"In a hole in the ground, there lived a hobbit.” With that sentence, J. R. R. Tolkien drew us straight into Bilbo Baggins’s home and into a Middle-earth in which home and the loved ones in it matter. The film The Hobbit, produced and directed by Peter Jackson, eventually quotes Tolkien’s opening sentence, but it takes some time to get to that point. It starts, instead, with Bilbo (played with tender humanity by Martin Freeman) recounting some prehistory to explain the expedition that will lead him to the dragon Smaug.
Jackson begins, then, not with home and a hobbit hole but with fiery destruction, war and exile. The dwarves, like the people of ancient Israel, have been doomed to wander in the wilderness, refugees from the Lonely Mountain. These dwarves (led by Richard Armitage playing a magnificent Thorin) are on a quest, not first for gold but for home, and the film plays up the theme of home, alongside more familiar Tolkien themes of adventure and the importance of small, ordinary folk standing against evil. The relational tension resolves when Bilbo expresses to Thorin his sense that the dwarves deserve what he has in the Shire—a home. Jackson has embroidered Tolkien’s text here, but it fits with the story.
Unfortunately, the film does not consistently pursue this theme of home. It seems odd indeed for the filmmakers to inflict 20 minutes of dragon fire on viewers before leading them through that round, green door into Bilbo’s house. Why must we see a little girl watch her doll burning before we are treated to the unexpected party in the wood-paneled hobbit hole? Why start with slaughter instead of a dinner party? Why make war the driving engine of the film?
When made the center of the story, the themes of pursuit and battle in The Hobbit become a bit absurd. As the dwarves and Bilbo descend into the goblin lair, the world under the mountain is at first fun to behold: the decadent darkness is lit by sparse fires, and rickety wood structures go down into the deeps. But the unfolding scene becomes silly by the time the dwarves—for the umpteenth time—leap off a burning bridge in the nick of time while orcs fall screaming to their death. The same quality of having been pushed too far mars the final chase scene, which ends with burning trees falling like dominos and a rescue by an eagle that is pushed cartoonishly to the last possible moment.
All this pursuit-and-battle material is based on Tolkien, no doubt, but it also panders to a demand for cliff-hanger violence. It reflects unimaginative ideas about what might make stomachs drop when watched in 3-D. To be clear: there are battles in Tolkien’s text, but they do not drive the story. It’s driven instead by relationships, the transforming power of adventure and, finally, the treasuring of home through eyes made new by the journey.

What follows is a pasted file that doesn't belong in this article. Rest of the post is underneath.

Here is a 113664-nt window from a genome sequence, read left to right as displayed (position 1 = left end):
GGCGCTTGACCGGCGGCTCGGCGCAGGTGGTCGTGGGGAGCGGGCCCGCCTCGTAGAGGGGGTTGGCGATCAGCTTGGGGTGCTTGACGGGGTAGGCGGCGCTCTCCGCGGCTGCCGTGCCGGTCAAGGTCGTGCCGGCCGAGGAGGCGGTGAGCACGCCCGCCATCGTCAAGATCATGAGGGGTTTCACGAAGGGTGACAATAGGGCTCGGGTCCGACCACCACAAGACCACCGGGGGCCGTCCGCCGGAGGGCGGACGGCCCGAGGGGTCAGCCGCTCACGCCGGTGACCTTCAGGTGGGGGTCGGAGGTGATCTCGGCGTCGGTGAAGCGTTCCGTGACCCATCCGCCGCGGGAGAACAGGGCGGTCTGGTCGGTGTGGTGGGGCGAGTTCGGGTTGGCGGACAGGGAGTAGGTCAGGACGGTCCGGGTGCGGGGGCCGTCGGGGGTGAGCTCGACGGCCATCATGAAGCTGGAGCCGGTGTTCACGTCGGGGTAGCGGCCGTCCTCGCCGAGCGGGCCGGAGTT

The film suffers from being turned into a prequel to the Lord of the Rings movies. It includes a forced backstory designed to connect to the Ring series. Rather than content itself with subtle foreshadowing, it shouts out the import of the ring, the necromancer and the shadow in the wood. The film also suffers from the decision to turn The Hobbit into a trilogy of films. All that extra backstory has to go somewhere, and forced to stretch across three movies, it will have to carry an awful lot of weight.
The film is not without its charms. Thorin’s company of dwarves are delightful. Each sports his own intricate arrangement of hair, beard and braids, and though it takes stubborn Thorin some time to come around, the group as a whole welcomes their hobbit burglar with generous but unsentimental liberality. When the dwarves sing Tolkien’s lyrics, bass layered upon bass upon bass, the result is truly beautiful. The scenery—familiar from the Rings movies—is a character in its own right, and the rendering of the Shire is visually perfect.
I am not insisting that film adaptations slavishly follow the books that inspire them. To move between media is a challenging task, requiring a transformation of the original to fit the new storytelling format. Such work is analogous to the church’s task of living out the text of scripture: it requires faithfulness to the text along with a transformation fitting for a new time and place. Wooden repetition will not do. But it is not surprising that viewers who love the book will object to violations of the text—and in this case much of the film violates the spirit of Tolkien’s book. By contrast, Jackson’s riff on home is the right kind of loving transformation of the narrative. The movie would have been better if he had put it at the center.